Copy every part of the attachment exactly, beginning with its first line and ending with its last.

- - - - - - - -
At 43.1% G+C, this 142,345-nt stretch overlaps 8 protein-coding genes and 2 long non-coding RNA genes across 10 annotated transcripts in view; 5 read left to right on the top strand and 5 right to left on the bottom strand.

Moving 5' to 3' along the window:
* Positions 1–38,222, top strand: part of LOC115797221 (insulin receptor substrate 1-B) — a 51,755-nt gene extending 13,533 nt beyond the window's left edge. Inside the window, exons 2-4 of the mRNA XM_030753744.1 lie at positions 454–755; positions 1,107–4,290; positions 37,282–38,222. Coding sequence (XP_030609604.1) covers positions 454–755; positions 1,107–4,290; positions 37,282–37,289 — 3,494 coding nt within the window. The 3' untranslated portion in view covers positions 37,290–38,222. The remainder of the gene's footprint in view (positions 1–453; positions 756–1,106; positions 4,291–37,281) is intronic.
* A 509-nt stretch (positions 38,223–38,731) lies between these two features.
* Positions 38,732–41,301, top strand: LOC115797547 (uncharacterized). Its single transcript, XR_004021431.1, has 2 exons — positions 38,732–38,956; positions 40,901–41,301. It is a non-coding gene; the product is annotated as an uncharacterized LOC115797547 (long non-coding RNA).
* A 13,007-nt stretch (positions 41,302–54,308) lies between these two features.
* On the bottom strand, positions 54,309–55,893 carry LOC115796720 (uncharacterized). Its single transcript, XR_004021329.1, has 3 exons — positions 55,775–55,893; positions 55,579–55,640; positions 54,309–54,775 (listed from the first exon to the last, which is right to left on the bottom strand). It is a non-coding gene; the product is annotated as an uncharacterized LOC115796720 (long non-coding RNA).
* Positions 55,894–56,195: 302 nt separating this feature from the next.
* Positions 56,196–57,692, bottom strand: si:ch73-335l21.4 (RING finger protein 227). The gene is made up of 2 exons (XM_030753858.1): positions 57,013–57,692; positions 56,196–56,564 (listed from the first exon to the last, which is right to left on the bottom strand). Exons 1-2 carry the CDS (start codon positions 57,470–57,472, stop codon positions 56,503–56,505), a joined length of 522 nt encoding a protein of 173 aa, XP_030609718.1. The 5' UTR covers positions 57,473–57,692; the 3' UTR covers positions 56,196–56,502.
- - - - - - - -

At 43.1% G+C, this 142,345-nt stretch overlaps 8 protein-coding genes and 2 long non-coding RNA genes across 10 annotated transcripts in view; 5 read left to right on the top strand and 5 right to left on the bottom strand.

Moving 5' to 3' along the window:
* Positions 1–38,222, top strand: part of LOC115797221 (insulin receptor substrate 1-B) — a 51,755-nt gene extending 13,533 nt beyond the window's left edge. Inside the window, exons 2-4 of the mRNA XM_030753744.1 lie at positions 454–755; positions 1,107–4,290; positions 37,282–38,222. Coding sequence (XP_030609604.1) covers positions 454–755; positions 1,107–4,290; positions 37,282–37,289 — 3,494 coding nt within the window. The 3' untranslated portion in view covers positions 37,290–38,222. The remainder of the gene's footprint in view (positions 1–453; positions 756–1,106; positions 4,291–37,281) is intronic.
* A 509-nt stretch (positions 38,223–38,731) lies between these two features.
* Positions 38,732–41,301, top strand: LOC115797547 (uncharacterized). Its single transcript, XR_004021431.1, has 2 exons — positions 38,732–38,956; positions 40,901–41,301. It is a non-coding gene; the product is annotated as an uncharacterized LOC115797547 (long non-coding RNA).
* A 13,007-nt stretch (positions 41,302–54,308) lies between these two features.
* On the bottom strand, positions 54,309–55,893 carry LOC115796720 (uncharacterized). Its single transcript, XR_004021329.1, has 3 exons — positions 55,775–55,893; positions 55,579–55,640; positions 54,309–54,775 (listed from the first exon to the last, which is right to left on the bottom strand). It is a non-coding gene; the product is annotated as an uncharacterized LOC115796720 (long non-coding RNA).
* Positions 55,894–56,195: 302 nt separating this feature from the next.
* Positions 56,196–57,692, bottom strand: si:ch73-335l21.4 (RING finger protein 227). The gene is made up of 2 exons (XM_030753858.1): positions 57,013–57,692; positions 56,196–56,564 (listed from the first exon to the last, which is right to left on the bottom strand). Exons 1-2 carry the CDS (start codon positions 57,470–57,472, stop codon positions 56,503–56,505), a joined length of 522 nt encoding a protein of 173 aa, XP_030609718.1. The 5' UTR covers positions 57,473–57,692; the 3' UTR covers positions 56,196–56,502.